The business of medicine, in particular, has developed a reputation as standing in the way of the actual practice of medicine. Halee Fischer-Wright, MD, a nationally recognized physician leader, healthcare executive, and former business consultant, and president and CEO of Medical Group Management Association (MGMA), has written a book in which she emphasizes the need for business as well as art and science in medicine.
In the newly released “Back to Balance: The Art, Science, and Business of Medicine” (Disruption Books), Dr. Fischer-Wright says that “the art (how we care), science (how we treat), and business (how we pay) of medicine have fallen out of balance” and that is a fundamental problem in healthcare today. She further explains that the healthcare industry has lost focus on one very important element in the goal of providing better care for patients and making doctors happy and that is “strong relationships between patients and physicians, informed by smart science and enabled by good business.”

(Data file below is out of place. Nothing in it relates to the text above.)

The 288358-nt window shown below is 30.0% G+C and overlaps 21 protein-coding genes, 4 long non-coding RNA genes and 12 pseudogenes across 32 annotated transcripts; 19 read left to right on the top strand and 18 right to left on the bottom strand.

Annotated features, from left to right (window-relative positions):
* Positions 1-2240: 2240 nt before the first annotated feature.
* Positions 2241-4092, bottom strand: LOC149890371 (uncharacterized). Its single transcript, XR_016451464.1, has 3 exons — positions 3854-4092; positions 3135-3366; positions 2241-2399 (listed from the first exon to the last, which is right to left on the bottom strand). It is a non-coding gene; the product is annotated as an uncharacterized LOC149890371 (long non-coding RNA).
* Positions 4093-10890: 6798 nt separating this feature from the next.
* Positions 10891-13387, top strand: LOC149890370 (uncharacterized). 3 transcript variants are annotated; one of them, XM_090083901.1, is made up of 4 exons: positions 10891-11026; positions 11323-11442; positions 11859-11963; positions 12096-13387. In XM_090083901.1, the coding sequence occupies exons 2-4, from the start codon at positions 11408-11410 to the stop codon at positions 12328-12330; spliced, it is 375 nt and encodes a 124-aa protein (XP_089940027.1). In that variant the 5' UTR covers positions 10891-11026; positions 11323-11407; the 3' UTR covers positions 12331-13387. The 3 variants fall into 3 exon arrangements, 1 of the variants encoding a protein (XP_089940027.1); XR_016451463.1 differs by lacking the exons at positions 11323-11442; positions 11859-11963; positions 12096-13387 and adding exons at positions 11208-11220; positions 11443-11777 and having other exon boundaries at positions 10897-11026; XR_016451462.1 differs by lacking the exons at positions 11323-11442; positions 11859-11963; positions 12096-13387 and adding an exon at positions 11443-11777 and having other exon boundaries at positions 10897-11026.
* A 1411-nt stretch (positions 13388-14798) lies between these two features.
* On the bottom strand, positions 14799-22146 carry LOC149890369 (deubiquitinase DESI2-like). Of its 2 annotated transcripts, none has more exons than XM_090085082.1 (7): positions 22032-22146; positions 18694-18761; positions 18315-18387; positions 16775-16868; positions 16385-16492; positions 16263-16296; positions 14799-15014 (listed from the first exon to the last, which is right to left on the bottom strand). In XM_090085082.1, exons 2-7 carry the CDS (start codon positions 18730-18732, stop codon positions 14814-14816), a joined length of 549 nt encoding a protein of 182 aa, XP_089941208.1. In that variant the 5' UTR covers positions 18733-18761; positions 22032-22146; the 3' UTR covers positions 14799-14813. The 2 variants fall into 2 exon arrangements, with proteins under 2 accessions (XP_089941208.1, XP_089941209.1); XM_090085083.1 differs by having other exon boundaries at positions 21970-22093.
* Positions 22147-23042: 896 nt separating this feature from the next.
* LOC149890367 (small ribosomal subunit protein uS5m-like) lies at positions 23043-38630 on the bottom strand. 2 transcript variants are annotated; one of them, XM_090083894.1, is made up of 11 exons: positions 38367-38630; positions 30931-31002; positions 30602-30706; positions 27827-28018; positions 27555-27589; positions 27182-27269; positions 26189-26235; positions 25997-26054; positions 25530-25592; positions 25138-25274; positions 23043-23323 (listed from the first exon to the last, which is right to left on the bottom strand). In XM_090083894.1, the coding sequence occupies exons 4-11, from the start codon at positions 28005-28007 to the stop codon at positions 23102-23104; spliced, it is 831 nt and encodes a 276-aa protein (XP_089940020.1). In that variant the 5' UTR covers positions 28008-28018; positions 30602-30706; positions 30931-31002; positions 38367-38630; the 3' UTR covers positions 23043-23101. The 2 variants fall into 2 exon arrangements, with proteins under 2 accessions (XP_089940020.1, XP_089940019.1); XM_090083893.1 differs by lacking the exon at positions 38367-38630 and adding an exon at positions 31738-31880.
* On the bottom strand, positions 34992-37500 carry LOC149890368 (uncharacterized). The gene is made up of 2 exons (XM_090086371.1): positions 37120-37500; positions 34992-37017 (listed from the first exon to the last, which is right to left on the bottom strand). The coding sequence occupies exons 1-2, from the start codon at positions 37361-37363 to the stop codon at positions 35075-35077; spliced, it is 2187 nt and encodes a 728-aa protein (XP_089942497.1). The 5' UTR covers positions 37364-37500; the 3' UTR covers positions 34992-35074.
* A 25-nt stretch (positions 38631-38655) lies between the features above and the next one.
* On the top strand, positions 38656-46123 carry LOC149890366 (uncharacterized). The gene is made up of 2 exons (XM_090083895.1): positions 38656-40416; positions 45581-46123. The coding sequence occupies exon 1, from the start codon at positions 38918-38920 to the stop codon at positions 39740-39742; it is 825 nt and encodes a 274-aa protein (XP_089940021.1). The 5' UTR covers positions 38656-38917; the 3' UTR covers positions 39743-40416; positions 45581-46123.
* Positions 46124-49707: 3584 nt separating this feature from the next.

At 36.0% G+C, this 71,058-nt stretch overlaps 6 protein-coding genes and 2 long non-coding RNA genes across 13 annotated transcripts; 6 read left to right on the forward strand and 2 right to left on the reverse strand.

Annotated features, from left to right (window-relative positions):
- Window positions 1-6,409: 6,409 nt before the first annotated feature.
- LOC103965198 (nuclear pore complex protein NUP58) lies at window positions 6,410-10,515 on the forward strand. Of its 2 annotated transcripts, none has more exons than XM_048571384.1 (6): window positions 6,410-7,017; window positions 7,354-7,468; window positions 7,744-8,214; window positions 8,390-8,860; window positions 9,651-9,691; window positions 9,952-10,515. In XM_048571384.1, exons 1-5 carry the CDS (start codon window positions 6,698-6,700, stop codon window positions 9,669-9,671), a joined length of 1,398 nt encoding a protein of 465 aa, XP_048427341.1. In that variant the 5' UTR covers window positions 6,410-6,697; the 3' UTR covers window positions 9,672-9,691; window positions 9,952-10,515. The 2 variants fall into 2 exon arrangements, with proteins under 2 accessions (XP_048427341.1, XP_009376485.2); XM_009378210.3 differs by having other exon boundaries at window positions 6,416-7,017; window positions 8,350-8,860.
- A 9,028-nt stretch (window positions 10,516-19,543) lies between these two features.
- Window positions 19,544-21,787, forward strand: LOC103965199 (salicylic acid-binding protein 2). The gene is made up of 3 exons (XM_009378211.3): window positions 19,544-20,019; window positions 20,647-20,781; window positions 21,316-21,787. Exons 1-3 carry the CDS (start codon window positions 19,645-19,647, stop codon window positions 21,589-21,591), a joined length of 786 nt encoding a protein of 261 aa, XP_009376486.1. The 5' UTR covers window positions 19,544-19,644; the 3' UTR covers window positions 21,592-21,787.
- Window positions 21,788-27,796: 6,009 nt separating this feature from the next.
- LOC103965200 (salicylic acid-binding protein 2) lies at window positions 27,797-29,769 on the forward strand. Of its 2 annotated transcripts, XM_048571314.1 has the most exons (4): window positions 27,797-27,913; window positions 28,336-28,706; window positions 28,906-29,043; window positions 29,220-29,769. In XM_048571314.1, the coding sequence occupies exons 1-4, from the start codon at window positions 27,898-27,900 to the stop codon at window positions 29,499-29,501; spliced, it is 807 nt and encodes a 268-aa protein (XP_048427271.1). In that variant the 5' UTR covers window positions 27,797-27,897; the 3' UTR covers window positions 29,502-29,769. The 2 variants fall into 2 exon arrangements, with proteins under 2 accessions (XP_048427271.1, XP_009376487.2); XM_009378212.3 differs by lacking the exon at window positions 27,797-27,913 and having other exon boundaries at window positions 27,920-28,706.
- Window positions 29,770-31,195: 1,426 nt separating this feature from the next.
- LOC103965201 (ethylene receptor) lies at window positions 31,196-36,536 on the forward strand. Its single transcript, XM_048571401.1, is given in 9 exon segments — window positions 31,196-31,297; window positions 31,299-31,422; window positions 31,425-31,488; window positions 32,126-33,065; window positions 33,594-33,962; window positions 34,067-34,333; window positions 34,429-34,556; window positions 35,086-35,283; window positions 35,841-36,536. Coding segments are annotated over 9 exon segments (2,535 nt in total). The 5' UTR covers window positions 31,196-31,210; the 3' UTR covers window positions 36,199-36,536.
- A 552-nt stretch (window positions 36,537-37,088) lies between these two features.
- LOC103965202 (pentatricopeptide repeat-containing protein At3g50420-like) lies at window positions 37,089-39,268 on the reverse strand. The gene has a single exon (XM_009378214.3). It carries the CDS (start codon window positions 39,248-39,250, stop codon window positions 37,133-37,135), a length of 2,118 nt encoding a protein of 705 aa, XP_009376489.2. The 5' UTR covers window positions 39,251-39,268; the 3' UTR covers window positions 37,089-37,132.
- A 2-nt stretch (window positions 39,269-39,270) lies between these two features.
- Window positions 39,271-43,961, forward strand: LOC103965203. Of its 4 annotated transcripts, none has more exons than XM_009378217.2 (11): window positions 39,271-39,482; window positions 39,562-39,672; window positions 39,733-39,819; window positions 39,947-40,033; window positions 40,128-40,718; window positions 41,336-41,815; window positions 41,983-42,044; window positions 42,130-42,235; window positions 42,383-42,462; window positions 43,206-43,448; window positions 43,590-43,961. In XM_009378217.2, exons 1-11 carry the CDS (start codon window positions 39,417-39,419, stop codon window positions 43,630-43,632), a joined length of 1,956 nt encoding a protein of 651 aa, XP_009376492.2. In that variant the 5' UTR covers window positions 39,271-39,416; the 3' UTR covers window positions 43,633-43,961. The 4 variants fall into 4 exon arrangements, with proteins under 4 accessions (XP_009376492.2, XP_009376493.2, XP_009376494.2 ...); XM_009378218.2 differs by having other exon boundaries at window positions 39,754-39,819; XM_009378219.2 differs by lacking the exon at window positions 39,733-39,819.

The patient’s well-being, according to Dr. Fischer-Wright, should be first and foremost on the minds of providers as well as healthcare regulators. To that end, providers need to have the time to focus on their patients, “the time needed to carry out the art and science of medicine.” She suggests that one strategy that could provide physicians more time to spend with their patients is making sure that electronic health records (EHRs) are able to talk to each other.
Interoperability between EHR systems is crucial for the patient’s well-being. Physicians who are treating the same patient must have access to that patient’s complete medical profile and, as Dr. Fischer-Wright suggests, it should not be a time-consuming process. Rather, the EHR should be a tool that allows physicians to focus on their patients, while balancing the art, science, and the business of their practice.